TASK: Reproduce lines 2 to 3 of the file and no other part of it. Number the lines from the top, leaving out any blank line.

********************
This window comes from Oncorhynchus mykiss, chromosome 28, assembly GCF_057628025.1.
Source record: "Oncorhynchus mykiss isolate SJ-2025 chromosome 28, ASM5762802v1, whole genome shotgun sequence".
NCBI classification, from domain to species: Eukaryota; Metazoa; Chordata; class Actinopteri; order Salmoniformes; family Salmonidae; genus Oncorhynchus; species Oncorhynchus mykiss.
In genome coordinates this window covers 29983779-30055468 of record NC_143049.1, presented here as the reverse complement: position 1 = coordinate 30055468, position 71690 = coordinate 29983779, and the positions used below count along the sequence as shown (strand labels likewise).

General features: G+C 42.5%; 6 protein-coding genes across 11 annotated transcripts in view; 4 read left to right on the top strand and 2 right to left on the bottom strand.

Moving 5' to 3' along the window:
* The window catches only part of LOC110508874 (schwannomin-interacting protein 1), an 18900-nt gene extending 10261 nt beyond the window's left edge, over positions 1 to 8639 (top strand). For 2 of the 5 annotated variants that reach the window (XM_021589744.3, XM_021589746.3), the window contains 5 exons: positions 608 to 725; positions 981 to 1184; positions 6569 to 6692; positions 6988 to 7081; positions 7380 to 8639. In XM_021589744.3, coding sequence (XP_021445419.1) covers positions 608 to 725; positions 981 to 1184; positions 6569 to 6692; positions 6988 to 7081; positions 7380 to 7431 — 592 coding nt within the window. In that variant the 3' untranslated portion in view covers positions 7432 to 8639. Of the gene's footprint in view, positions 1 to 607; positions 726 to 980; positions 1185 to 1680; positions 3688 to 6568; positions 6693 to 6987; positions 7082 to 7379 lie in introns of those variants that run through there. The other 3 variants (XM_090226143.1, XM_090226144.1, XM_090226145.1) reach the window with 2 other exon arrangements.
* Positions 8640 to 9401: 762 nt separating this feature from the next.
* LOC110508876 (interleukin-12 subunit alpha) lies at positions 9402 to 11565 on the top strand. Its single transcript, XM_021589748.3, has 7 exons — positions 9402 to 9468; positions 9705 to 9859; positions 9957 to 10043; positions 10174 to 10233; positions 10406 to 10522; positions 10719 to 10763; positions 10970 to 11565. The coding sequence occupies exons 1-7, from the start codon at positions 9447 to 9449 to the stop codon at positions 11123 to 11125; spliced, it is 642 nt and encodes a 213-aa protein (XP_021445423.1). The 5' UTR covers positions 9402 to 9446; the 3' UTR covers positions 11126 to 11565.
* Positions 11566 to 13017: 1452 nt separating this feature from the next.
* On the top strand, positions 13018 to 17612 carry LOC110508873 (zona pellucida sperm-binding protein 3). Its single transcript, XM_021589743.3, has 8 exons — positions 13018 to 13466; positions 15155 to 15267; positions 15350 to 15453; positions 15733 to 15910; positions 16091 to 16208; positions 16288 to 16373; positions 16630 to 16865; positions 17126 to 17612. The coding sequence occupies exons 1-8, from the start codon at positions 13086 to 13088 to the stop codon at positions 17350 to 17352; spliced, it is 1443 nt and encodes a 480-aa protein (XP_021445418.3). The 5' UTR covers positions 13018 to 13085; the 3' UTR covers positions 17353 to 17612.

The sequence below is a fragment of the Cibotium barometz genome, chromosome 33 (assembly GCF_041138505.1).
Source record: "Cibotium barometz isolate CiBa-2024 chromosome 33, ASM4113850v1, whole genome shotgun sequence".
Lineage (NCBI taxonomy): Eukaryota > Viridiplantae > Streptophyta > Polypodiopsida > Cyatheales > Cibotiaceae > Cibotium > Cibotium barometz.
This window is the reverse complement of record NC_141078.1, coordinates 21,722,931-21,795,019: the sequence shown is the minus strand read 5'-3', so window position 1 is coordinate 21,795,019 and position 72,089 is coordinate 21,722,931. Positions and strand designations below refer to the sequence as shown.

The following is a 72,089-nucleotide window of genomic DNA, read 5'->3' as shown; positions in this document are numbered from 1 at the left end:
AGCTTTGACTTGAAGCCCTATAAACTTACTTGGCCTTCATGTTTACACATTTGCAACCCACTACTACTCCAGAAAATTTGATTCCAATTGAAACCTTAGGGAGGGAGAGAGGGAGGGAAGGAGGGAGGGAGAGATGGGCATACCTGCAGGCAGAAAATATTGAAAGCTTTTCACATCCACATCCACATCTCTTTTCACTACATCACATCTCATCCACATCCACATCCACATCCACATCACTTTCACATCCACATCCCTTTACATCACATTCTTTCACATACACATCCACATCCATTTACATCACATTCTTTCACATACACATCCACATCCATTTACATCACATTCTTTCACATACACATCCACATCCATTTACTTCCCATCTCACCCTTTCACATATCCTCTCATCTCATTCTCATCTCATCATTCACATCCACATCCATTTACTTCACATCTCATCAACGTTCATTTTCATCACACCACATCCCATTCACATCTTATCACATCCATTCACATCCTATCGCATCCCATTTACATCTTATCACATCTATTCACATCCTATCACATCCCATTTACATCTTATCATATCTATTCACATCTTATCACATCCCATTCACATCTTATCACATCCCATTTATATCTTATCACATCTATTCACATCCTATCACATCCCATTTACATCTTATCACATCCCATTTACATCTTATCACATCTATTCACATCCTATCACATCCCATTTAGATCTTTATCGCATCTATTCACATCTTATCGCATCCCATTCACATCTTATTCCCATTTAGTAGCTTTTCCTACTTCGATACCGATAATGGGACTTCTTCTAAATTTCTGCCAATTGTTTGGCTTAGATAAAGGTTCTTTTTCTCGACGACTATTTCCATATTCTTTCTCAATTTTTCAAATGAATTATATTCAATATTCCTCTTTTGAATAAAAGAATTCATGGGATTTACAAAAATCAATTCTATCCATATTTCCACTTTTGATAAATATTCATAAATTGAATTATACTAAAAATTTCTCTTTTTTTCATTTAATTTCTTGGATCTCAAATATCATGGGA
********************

Source record: "Oncorhynchus mykiss isolate SJ-2025 chromosome 28, ASM5762802v1, whole genome shotgun sequence".
NCBI classification, from domain to species: Eukaryota; Metazoa; Chordata; class Actinopteri; order Salmoniformes; family Salmonidae; genus Oncorhynchus; species Oncorhynchus mykiss.